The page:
From a dynamic standpoint, the 2009 TL is the best showcase of Acura's SH-AWD technology to date. It's tremendously entertaining to transition the TL SH-AWD through a set of esses with the throttle opened wide, but the one area that may put off some potential shoppers is the somewhat crusty ride of the SH-AWD model. Over poor surfaces, the suspension feels as if its bashing the pavement into submission. Much of this sensation can be squarely blamed on the 40-series sidewalls of the 19" wheel/tire package, but the SH-AWD's suspension is also stiffer than the base TL's, not only to cope with the AWD system's added mass, but also to provide the sporting edge promised by the SH-AWD model. Otherwise, some drivers may sense a bit of the AWD system's additional driveline inertia and subtle-but-there low frequency mechanical hum.
What about FWD?
Eventually, we switched vehicles and took the wheel of a Base (FWD) TL with Technology package. Quite honestly, this Base version seemed to possess virtually all of the thrust that the SH-AWD model offered. The thing is, if you plan to make use of the loud pedal often, just know that relatively speaking, the FWD version suffers from a substantial deficit in grip. So, the SH-AWD version will likely outsprint the base TL from a dead stop due to its superior grip, but on the roll, during my brief time in each car I didn't sense a huge difference between the two.
Torque steer isn't really an issue (Acura has refined the suspension to have 8 percent less lift during acceleration), but cracking open the throttle with any notion of urgency while negotiating a turn is likely to lead to loud protests from the tires. For this reason, this version of the TL feels a bit inappropriate for hammering the backroads. It seems happiest when fed steering, throttle, and braking inputs in moderation. By contrast, the SH-AWD version can be muscled around quite a bit. I got the feeling that the Base model was best suited for long-distance touring duty, as it rode smoother and a little quieter than the SH-AWD version.
Much like the relationship between the standard 2008 TL and the 2008 TL Type-S, the Base '09 TL offers a more compliant ride, at the expense of some body control. This is no real surprise, as the SH-AWD version weighs some 260lbs (~7%) more than the base model but has been fitted with 32% stiffer springs and 20% greater damping rates. Bottom line, the FWD TL is fine if you don't plan on tearing up the back roads very frequently.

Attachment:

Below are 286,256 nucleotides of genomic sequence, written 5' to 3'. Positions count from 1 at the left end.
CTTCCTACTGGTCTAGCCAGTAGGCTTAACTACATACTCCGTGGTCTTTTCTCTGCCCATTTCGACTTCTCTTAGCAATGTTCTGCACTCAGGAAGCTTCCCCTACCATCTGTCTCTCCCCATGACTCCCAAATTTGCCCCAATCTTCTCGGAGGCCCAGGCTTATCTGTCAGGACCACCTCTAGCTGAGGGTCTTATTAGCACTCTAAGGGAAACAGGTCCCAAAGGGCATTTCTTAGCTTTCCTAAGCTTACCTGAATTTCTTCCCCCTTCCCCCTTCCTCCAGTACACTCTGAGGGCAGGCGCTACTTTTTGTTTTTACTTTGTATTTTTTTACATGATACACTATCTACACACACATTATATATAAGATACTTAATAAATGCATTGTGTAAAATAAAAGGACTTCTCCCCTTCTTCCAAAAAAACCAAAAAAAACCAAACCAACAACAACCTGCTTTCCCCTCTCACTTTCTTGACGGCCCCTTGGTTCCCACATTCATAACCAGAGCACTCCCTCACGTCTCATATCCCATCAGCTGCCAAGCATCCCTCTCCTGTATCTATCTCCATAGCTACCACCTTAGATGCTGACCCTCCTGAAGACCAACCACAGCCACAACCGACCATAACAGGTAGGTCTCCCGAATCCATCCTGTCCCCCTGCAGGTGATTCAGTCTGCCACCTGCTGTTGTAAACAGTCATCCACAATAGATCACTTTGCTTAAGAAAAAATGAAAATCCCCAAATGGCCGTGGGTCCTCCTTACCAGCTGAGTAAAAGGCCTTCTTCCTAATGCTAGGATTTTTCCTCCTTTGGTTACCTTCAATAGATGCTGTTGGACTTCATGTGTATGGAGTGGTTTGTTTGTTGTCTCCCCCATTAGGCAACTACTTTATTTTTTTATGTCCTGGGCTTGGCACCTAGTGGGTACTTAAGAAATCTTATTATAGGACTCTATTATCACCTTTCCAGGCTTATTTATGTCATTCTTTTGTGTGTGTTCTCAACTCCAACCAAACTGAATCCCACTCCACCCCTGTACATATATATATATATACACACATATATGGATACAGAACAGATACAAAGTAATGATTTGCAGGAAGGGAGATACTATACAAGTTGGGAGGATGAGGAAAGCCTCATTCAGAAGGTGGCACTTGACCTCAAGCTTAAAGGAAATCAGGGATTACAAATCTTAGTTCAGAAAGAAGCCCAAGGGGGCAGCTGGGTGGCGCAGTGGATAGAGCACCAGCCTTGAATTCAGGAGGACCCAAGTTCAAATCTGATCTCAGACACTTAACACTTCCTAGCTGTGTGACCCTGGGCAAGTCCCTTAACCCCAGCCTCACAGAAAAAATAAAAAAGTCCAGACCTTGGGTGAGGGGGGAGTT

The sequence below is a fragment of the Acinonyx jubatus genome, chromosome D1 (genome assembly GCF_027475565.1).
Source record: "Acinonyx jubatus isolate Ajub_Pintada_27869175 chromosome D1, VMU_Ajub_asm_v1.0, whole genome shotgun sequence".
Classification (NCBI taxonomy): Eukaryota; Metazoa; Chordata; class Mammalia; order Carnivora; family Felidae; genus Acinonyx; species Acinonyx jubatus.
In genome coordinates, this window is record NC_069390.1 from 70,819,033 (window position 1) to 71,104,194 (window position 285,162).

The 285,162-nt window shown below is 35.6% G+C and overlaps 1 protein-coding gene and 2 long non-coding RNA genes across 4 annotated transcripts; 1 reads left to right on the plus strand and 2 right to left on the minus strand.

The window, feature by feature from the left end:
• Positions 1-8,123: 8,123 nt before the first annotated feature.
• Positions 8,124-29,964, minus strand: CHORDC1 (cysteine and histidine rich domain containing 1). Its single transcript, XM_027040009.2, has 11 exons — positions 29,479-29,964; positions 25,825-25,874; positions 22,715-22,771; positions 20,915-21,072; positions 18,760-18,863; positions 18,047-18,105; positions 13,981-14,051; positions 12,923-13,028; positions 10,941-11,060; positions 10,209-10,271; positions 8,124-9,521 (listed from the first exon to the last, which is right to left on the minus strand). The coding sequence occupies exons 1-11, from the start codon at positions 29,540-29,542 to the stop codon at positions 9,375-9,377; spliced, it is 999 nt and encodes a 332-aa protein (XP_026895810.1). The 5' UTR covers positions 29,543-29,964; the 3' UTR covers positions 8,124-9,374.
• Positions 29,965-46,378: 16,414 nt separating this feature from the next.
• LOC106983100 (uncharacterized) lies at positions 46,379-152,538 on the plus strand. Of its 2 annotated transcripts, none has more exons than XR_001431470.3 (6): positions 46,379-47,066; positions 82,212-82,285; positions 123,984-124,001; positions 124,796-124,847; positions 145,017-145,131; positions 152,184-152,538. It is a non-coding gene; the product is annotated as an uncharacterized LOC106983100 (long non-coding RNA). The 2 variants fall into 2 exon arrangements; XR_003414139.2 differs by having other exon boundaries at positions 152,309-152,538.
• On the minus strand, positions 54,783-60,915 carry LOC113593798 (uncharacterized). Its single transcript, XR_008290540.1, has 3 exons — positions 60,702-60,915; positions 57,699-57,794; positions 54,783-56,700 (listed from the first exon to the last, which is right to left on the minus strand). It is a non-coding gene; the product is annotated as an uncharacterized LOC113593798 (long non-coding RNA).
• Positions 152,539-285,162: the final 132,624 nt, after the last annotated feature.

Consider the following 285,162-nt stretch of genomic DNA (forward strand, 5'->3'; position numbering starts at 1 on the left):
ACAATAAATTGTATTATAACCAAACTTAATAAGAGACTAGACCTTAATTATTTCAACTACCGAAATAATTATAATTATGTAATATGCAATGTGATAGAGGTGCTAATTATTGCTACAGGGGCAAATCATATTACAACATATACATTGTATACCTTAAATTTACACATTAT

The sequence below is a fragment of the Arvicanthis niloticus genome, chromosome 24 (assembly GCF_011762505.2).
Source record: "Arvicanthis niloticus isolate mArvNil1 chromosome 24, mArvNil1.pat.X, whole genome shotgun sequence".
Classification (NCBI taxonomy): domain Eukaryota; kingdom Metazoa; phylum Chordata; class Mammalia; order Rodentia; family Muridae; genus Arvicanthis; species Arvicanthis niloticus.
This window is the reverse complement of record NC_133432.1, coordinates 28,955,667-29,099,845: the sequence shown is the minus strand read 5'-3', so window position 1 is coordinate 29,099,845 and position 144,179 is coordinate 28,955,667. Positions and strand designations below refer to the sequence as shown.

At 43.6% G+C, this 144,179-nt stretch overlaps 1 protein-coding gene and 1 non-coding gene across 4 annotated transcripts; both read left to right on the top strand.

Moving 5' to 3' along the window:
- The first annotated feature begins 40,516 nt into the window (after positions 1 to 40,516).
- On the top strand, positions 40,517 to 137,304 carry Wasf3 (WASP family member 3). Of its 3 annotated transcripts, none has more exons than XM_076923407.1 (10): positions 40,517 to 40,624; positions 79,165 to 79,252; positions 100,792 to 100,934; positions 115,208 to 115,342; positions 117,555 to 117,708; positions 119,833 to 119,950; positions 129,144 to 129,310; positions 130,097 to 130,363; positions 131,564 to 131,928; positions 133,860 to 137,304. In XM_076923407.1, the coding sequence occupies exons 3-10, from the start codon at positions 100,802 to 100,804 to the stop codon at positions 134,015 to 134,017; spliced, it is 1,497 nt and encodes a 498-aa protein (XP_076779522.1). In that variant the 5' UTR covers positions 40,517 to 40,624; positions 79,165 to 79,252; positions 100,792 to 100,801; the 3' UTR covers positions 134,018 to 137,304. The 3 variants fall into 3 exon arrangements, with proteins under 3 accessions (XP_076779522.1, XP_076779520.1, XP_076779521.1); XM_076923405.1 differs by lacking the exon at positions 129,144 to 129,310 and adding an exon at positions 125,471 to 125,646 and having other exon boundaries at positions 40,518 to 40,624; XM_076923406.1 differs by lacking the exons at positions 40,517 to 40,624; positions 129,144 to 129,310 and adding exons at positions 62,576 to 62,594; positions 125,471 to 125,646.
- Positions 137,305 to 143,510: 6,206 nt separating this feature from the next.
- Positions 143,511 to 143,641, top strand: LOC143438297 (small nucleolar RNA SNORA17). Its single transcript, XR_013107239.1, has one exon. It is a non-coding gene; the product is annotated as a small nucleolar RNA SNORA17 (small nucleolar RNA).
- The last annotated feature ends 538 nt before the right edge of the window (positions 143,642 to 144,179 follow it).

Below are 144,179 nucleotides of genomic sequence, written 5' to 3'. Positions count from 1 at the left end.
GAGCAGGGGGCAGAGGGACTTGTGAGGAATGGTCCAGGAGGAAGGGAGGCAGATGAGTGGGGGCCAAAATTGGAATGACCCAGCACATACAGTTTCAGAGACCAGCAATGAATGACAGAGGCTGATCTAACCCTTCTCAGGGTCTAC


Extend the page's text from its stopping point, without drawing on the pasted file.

There's no doubt that the new TL is a fine automobile. For AWD enthusiasts, the TL SH-AWD offers a compelling combination of performance and luxury at a fairly aggressive price. For others who have been waiting for years for a "right-wheel-drive" Acura sedan, the 2009 TL SH-AWD probably represents further disappointment, however. I happen to fall into the latter category but I still enjoyed driving the 2009 TL SH-AWD. The FWD TL is a very nice car, but I can't help but feel that it seems to have lost some of the third gen TL's youthfulness. It should be poised to more closely compete with the Lexus ES350.
Acura hopes to sell 70000 of these TLs per year. They've had little trouble hitting these numbers in the past with previous TLs, and all of those were strictly front-wheel-drive. Competition is fierce these days, and it's coming from more angles than ever, so considering the TL's controversial new design it's going to be interesting to see how the TL fares, not only in terms of sales numbers but also in terms of Advancing Acura's brand image.
Official pricing hasn't been released yet, but Acura gave us a range of $34,000 to $42,000. The FWD TL goes on sale next month and the SH-AWD should hit showrooms some time in November.
For more in-depth impressions and information, continue reading.